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Eritrea: out of the ashes

Wednesday, June 12, 1991

By Tony Iltis

The collapse of the Ethiopian military regime, following the flight of Haile Mariam Mengistu to Zimbabwe, ends 14 years of brutal dictatorship and raises hope for an escape from the oppression, war and starvation that have made Ethiopia and Eritrea synonymous with suffering.

On May 28, Meles Zenawi, leader of the Ethiopian Peoples Revolutionary Democratic Front (EPRDF), announced that the front would form a temporary administration pending the establishment of a transitional government within a month. Internationally supervised elections will be held within a year.

The Eritrean Peoples Liberation Front (EPLF), which has liberated the whole of Eritrea, will not take part in the transitional government but will form a provisional administration in Eritrea until a referendum is held on independence.

The Eritreans' long struggle stems from their being denied any opportunity for self-determination. An Italian colony from 1890 until the British invaded in 1941, Eritrea was federated with Ethiopia by the UN in 1952, without the people being consulted. In 1962 the Ethiopian government terminated the federation and annexed Eritrea. This resulted in a guerilla struggle by the conservative nationalist Eritrean Liberation Front (ELF). The EPLF originated from a breakaway by radical sections of the ELF.

Ethiopia had only a brief experience of colonialism, under Italian occupation from 1936 until 1941. Prior to 1974, the dominant economic and political structures were archaic and semi-feudal, the emperor, Haile Selassie, ruling by divine right. In the countryside, 40% of the population lived over two days' walk from any government services, and only a quarter of agricultural produce was marketed.

By the early '70s, the inability of the imperial system to modernise or to contain the Eritreans led to its disintegration. This was accentuated by famine in 1973. The main pressures for change came in the urban areas — from students, the embryonic working class and, most significantly, the armed forces.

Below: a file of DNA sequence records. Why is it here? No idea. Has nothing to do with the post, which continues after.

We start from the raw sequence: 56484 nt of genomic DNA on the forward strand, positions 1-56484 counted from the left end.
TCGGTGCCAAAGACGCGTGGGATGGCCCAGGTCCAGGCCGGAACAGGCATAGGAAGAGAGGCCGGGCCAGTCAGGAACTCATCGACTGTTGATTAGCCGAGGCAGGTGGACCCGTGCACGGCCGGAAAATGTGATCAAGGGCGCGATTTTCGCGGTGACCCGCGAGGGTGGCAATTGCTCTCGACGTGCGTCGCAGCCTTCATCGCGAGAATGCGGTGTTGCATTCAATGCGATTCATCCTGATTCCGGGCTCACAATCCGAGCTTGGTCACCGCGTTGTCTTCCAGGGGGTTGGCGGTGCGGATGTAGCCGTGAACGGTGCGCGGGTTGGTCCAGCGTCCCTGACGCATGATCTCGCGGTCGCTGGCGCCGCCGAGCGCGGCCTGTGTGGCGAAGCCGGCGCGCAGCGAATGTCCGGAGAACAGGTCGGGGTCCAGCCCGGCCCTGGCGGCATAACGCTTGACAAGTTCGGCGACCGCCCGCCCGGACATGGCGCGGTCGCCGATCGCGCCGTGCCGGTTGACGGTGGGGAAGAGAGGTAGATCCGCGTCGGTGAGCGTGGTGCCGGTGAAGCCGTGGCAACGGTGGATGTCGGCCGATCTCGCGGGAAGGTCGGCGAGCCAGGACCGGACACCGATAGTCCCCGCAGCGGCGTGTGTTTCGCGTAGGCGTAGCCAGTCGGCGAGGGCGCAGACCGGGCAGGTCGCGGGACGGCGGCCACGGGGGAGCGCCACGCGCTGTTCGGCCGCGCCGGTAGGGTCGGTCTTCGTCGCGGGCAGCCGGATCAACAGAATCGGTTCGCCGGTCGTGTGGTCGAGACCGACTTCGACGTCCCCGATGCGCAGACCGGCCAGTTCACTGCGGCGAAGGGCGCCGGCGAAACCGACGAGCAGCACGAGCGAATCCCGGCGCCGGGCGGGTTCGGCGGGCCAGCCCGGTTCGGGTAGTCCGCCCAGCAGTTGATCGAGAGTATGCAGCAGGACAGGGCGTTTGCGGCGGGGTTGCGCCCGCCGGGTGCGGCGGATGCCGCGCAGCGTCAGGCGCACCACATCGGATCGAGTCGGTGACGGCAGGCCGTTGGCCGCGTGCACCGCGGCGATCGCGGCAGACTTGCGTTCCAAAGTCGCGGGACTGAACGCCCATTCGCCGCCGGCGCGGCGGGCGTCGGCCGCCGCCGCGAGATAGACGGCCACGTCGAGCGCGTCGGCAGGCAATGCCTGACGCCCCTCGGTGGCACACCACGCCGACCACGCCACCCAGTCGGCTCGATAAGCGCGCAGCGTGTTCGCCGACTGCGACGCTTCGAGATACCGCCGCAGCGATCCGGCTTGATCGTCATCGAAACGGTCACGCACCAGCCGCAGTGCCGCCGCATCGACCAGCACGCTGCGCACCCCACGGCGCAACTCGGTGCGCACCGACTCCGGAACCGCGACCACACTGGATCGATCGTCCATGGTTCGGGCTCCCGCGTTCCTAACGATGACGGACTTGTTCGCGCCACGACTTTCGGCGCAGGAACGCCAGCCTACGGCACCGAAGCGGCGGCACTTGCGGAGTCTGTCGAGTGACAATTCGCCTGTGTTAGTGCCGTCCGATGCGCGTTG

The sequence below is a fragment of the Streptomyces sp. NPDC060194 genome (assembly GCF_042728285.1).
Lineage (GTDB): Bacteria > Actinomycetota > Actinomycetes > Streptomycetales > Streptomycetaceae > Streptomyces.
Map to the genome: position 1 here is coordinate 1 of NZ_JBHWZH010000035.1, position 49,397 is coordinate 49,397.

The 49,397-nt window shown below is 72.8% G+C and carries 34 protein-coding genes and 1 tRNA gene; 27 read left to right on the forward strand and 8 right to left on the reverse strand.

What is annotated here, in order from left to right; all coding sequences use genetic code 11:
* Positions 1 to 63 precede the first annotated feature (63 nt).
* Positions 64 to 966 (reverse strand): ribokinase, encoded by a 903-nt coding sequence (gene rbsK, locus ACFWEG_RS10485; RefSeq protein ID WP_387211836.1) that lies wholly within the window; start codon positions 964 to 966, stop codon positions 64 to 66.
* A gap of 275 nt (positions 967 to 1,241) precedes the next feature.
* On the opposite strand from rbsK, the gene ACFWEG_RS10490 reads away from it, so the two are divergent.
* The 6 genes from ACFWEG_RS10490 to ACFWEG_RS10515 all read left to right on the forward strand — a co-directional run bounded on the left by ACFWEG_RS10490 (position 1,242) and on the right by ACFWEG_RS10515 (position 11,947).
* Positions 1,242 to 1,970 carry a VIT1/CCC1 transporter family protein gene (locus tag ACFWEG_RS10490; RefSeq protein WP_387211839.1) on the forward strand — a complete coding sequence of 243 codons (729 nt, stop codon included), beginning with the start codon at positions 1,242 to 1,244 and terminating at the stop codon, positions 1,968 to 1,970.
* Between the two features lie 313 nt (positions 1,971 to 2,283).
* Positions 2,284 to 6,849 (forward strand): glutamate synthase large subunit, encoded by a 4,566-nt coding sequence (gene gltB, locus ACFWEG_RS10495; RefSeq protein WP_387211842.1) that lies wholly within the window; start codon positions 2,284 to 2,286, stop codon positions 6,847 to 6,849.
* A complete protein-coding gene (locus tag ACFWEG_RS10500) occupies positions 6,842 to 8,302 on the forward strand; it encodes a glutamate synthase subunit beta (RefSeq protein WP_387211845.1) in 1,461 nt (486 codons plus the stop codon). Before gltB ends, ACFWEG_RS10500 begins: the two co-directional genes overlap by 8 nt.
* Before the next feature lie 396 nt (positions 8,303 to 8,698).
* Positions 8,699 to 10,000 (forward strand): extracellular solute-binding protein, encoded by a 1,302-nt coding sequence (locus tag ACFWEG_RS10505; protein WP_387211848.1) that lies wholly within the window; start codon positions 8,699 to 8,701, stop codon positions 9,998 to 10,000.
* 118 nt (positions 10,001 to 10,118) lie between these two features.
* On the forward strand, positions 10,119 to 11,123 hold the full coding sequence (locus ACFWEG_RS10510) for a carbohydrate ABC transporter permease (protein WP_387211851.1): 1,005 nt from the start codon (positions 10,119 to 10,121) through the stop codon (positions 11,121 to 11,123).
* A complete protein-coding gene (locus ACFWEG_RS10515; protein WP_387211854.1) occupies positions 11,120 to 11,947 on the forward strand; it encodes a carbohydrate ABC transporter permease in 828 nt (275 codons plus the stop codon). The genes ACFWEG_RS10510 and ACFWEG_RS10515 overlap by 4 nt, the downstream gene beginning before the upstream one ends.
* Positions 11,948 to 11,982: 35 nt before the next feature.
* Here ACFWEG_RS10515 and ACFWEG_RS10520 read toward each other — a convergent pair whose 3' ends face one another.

The Derg

Throughout 1974 there were student protests, transport workers' strikes and mutinies by ill-fed soldiers. On September 12, 1974, the government was overthrown by group of junior officers known as the Derg — Amharic for "committee" — and led by Mengistu.

The Western media have generally characterised the Mengistu regime as "hard line Marxist." The regime characterised itself as such until the late '80s, when the Soviet Union and Cuba stopped supplying military aid and the Derg had to find support elsewhere, for example from Israel.

However, the leftist rhetoric of the military regime reflected more than reliance on Eastern bloc military aid, which only began in 1977, after the Somali invasion of the Ogaden province. To remain in power, e Derg to destroy the old semi-feudal ruling class. In March 1975 it nationalised all rural land and cancelled debts owed by tenant farmers.

In the south the land reforms were initially well received. There, land was concentrated in large holdings, and the majority of peasants were tenants. The Oromo people of the south became a major support base for the Derg.

In the north, however, most peasants owned land, and there were traditional bonds between the peasantry and the local nobility. Armed opposition to the new government broke out in the northern province of Tigray, the Tigrayan Liberation Front being originally led by the local aristocracy.

Faced with a lack of cadres, the new regime initiated the zemacha, a scheme in which some 40,000 students went into the countryside to mobilise peasants for the land reform.

Opposition forms

Despite these revolutionary measures against the old ruling classes, the Derg had little in the way of a mass base and sought to prevent popular mobilisations. Throughout 1975 there were strikes in favour of workers' self-management. However, the extremely small size of the working class enabled the Derg to crush the unrest with little difficulty.

From the military's viewpoint, the zemacha had the additional advantage of dispersing radical students away from the capital. However, the enthusiasm of the students for land reform and autonomous peasant associations made the military wary that the zemacha could develop its own momentum. Consequently, the movement was brought to heel.

Two political groups, the All Ethiopia Socialist Movement (MEISON) and the Ethiopian Peoples Revolutionary Party (EPRP), were formed by students returning from the zemacha. While the MEISON initially characterised the military as progressive, the EPRP, in 1976, began an urban guerilla campaign. The government responded with the "Red Terror" of 1977, annihilating both groups and crushing all student opposition.

Another group of students from the zemacha remained in the countryside and joined the Tigrayan Liberation Front. By 1976 they had replaced the leadership of the front, giving it a revolutionary program and renaming it the Tigrayan Peoples Liberation Front (TPLF).